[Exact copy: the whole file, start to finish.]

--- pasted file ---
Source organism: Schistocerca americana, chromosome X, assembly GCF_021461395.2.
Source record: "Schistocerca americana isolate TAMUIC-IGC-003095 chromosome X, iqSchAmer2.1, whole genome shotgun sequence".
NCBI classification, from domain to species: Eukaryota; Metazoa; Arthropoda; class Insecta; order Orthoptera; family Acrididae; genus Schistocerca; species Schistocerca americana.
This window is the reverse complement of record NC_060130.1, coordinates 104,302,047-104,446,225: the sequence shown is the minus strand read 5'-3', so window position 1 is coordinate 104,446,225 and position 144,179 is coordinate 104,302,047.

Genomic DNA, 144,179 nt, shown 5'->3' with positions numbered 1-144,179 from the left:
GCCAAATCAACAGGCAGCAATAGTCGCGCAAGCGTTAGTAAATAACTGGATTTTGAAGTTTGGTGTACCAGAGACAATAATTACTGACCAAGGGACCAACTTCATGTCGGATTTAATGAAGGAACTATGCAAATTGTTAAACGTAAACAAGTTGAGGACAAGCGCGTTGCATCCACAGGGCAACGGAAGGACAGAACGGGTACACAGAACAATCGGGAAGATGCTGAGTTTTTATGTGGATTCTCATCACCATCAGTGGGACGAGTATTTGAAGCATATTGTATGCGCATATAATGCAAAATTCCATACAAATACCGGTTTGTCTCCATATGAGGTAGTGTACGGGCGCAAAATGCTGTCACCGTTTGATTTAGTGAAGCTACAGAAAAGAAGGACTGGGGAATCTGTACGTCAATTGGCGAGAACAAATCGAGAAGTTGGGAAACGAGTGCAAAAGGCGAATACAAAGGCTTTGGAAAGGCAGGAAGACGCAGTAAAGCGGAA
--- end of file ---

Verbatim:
Source organism: Schistocerca americana, chromosome X, assembly GCF_021461395.2.
Source record: "Schistocerca americana isolate TAMUIC-IGC-003095 chromosome X, iqSchAmer2.1, whole genome shotgun sequence".
NCBI classification, from domain to species: Eukaryota; Metazoa; Arthropoda; class Insecta; order Orthoptera; family Acrididae; genus Schistocerca; species Schistocerca americana.
This window is the reverse complement of record NC_060130.1, coordinates 104,302,047-104,446,225: the sequence shown is the minus strand read 5'-3', so window position 1 is coordinate 104,446,225 and position 144,179 is coordinate 104,302,047.

Genomic DNA, 144,179 nt, shown 5'->3' with positions numbered 1-144,179 from the left:
GCCAAATCAACAGGCAGCAATAGTCGCGCAAGCGTTAGTAAATAACTGGATTTTGAAGTTTGGTGTACCAGAGACAATAATTACTGACCAAGGGACCAACTTCATGTCGGATTTAATGAAGGAACTATGCAAATTGTTAAACGTAAACAAGTTGAGGACAAGCGCGTTGCATCCACAGGGCAACGGAAGGACAGAACGGGTACACAGAACAATCGGGAAGATGCTGAGTTTTTATGTGGATTCTCATCACCATCAGTGGGACGAGTATTTGAAGCATATTGTATGCGCATATAATGCAAAATTCCATACAAATACCGGTTTGTCTCCATATGAGGTAGTGTACGGGCGCAAAATGCTGTCACCGTTTGATTTAGTGAAGCTACAGAAAAGAAGGACTGGGGAATCTGTACGTCAATTGGCGAGAACAAATCGAGAAGTTGGGAAACGAGTGCAAAAGGCGAATACAAAGGCTTTGGAAAGGCAGGAAGACGCAGTAAAGCGGAA